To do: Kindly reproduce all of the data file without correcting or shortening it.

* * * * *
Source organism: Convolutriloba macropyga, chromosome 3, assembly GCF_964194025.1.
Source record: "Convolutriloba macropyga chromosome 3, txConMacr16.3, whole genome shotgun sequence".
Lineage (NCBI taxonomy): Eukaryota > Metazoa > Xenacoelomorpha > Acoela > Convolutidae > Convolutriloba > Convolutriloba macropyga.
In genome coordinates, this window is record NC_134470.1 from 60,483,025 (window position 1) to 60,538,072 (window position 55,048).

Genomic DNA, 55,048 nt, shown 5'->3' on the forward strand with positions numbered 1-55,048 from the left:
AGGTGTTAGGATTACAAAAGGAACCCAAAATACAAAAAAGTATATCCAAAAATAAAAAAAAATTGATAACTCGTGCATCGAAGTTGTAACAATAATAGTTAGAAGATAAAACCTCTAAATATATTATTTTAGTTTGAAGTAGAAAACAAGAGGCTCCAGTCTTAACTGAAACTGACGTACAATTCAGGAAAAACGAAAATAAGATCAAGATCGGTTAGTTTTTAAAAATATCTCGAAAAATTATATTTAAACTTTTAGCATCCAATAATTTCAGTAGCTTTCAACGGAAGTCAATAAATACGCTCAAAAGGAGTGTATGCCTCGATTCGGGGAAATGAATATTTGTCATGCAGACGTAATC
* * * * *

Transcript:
Source organism: Convolutriloba macropyga, chromosome 3, assembly GCF_964194025.1.
Source record: "Convolutriloba macropyga chromosome 3, txConMacr16.3, whole genome shotgun sequence".
Lineage (NCBI taxonomy): Eukaryota > Metazoa > Xenacoelomorpha > Acoela > Convolutidae > Convolutriloba > Convolutriloba macropyga.
In genome coordinates, this window is record NC_134470.1 from 60,483,025 (window position 1) to 60,538,072 (window position 55,048).

Genomic DNA, 55,048 nt, shown 5'->3' on the forward strand with positions numbered 1-55,048 from the left:
AGGTGTTAGGATTACAAAAGGAACCCAAAATACAAAAAAGTATATCCAAAAATAAAAAAAAATTGATAACTCGTGCATCGAAGTTGTAACAATAATAGTTAGAAGATAAAACCTCTAAATATATTATTTTAGTTTGAAGTAGAAAACAAGAGGCTCCAGTCTTAACTGAAACTGACGTACAATTCAGGAAAAACGAAAATAAGATCAAGATCGGTTAGTTTTTAAAAATATCTCGAAAAATTATATTTAAACTTTTAGCATCCAATAATTTCAGTAGCTTTCAACGGAAGTCAATAAATACGCTCAAAAGGAGTGTATGCCTCGATTCGGGGAAATGAATATTTGTCATGCAGACGTAATC